Can High Agricultural Prices Benefit Developing Countries?

Sounds backwards, right? Why would higher agricultural prices be a good thing for people struggling to buy food, especially in this tough economic environment? Dani Rodrick (citing Johan Swinnen) says, “High food prices benefit poor farmers who are net sellers, and hurt poor food consumers in urban areas. Low food prices have the opposite effects. In each case, the net effect on poverty depends on the balance between these two effects.” That sounds plausible, but not very encouraging. Rodrick goes on to cite several gloomy studies and quotes, and concludes by saying, “In other words, the news on the food prices front is always bad for the world’s poor, regardless of whether prices are rising or falling.” It’s probably true, but I prefer to believe Timothy Wise’s argument that high agricultural prices can benefit the world’s poor, wherever they may be.

Wise bases his dissent on new studies that take into account the effect of agricultural prices on the labor market and show that higher prices are better for developing countries. The studies use the example of the rise and fall in the price of rice and wheat in India and corn in Mexico. They modeled a 25% decrease in world rice prices and found that “78% of households would experience real income losses from such a price change, and the distributional impact would be regressive, with the poorest households losing the most.”

It boils down to this: when the rice prices go down, there is a reduction in demand for labor. Unemployed rural agricultural laborers are forced to search for work in urban areas, competing for jobs with unskilled urban workers. When there are more workers than jobs, wages go down and unemployment rises.

When rice prices go up, the opposite happens. Rural workers have abundant work and higher wages which are echoed generally across unskilled labor markets. In this scenario, the rural poor are better off, earning higher prices for crops and higher wages, even though they also buy the food at higher prices. However, the researchers acknowledge that some of the urban poor are worse off, although some fare well since the stronger labor market results in higher wages that offset higher prices.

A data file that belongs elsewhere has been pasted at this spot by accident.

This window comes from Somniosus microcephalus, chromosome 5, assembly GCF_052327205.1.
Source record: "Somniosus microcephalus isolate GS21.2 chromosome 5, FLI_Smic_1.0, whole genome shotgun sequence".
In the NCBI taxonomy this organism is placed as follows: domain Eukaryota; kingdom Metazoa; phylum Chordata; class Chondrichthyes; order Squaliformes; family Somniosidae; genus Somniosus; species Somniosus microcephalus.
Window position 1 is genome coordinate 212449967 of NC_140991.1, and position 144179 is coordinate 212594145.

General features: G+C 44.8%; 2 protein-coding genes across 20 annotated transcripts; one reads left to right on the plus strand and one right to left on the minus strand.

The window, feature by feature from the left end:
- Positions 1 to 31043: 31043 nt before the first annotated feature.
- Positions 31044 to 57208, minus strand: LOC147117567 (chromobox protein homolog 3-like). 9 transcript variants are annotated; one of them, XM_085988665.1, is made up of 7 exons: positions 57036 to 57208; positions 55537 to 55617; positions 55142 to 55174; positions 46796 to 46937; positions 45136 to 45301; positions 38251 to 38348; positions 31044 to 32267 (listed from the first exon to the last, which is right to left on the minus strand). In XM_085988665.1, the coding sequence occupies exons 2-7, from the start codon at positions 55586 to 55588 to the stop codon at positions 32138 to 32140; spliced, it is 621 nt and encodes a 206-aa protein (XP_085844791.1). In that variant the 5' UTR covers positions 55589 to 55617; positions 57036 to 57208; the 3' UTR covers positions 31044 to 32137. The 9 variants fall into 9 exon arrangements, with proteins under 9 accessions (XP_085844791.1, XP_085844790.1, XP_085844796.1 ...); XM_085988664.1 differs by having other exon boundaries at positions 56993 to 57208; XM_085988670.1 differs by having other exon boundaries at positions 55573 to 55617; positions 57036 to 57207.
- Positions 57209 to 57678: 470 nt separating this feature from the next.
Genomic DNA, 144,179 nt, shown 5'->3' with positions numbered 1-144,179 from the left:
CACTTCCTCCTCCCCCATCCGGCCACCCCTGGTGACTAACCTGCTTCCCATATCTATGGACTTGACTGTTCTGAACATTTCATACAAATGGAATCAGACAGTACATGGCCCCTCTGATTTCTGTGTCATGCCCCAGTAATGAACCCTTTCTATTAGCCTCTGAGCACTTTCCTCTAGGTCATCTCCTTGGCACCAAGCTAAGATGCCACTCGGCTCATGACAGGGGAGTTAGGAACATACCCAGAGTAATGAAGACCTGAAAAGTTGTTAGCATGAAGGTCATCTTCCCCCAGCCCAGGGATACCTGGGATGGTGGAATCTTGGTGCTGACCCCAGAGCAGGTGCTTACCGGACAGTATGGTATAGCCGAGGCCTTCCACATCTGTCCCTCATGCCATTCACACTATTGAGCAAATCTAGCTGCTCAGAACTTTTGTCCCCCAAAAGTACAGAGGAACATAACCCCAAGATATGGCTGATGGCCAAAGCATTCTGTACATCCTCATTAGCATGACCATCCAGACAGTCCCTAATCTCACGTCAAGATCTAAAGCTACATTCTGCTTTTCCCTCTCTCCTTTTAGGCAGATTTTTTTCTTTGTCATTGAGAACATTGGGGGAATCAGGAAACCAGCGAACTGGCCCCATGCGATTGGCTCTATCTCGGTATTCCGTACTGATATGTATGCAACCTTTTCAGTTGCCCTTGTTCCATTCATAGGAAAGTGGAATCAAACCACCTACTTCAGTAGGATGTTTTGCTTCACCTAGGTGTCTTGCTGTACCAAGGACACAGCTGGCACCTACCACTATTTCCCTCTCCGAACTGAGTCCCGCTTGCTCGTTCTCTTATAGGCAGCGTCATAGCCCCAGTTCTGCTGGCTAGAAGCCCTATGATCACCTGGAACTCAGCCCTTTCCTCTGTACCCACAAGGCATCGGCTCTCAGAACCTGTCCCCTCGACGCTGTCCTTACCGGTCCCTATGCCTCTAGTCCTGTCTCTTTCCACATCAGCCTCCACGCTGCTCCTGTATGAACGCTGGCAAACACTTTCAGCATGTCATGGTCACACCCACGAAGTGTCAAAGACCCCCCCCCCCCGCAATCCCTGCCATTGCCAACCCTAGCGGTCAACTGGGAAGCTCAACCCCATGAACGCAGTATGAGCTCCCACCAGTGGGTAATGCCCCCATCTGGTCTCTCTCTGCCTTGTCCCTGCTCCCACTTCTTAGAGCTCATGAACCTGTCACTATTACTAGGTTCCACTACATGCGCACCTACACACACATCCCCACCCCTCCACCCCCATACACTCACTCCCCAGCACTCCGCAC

The corn price study found that the income gains came primarily from higher wages, rather than crop prices. In both cases, researchers agree that a strong agricultural market is crucial to employ rural laborers to keep the rest of the urban labor market dominoes from falling.

One thing seems clear from both arguments is that there are winners and losers when prices and are high and when they are low. The best scenario seems to be stability in prices either way (rather than too much fluctuation). Both researchers make great points, backed up by investigation and studies. Between them, I prefer to believe in Wise’s argument. I hope that higher agricultural prices do benefit the world’s poor in some way. It would be one small ray of light in this economy.

Andrea Newell has more than ten years of experience designing, developing and writing ERP e-learning materials for large corporations in several industries. She was a consultant for PricewaterhouseCoopers and a contract consultant for companies like IBM, BP, Marathon Oil, Pfizer, and Steelcase, among others. She is a writer and former editor at TriplePundit and a social media blog fellow at The Story of Stuff Project. She has contributed to In Good Company (Vault's CSR blog), Evolved Employer, The Glass Hammer, EcoLocalizer and CSRwire. She is a volunteer at the West Michigan Environmental Action Council and lives in Grand Rapids, Michigan. You can reach her at and @anewell3p on Twitter.

2 responses

  1. I was always one that believed the good of the money outweighs the good of the few, or the one. A price stable price balance between the farmer and the consumer is important, but from my perspective, lower food prices ensure limited inflation, and full bellies. When people have food on their plates, they are more efficient in their jobs.

  2. The effects are further complicated by the fact that in “poorer countries” a greater percentage of the average persons income is spent on food. In “developed” nations the amount of average income spent on food percentage wise is much less.

    People in richer nations have far more money to spend on “discretionary” purchases – they need less for essential ones like food.

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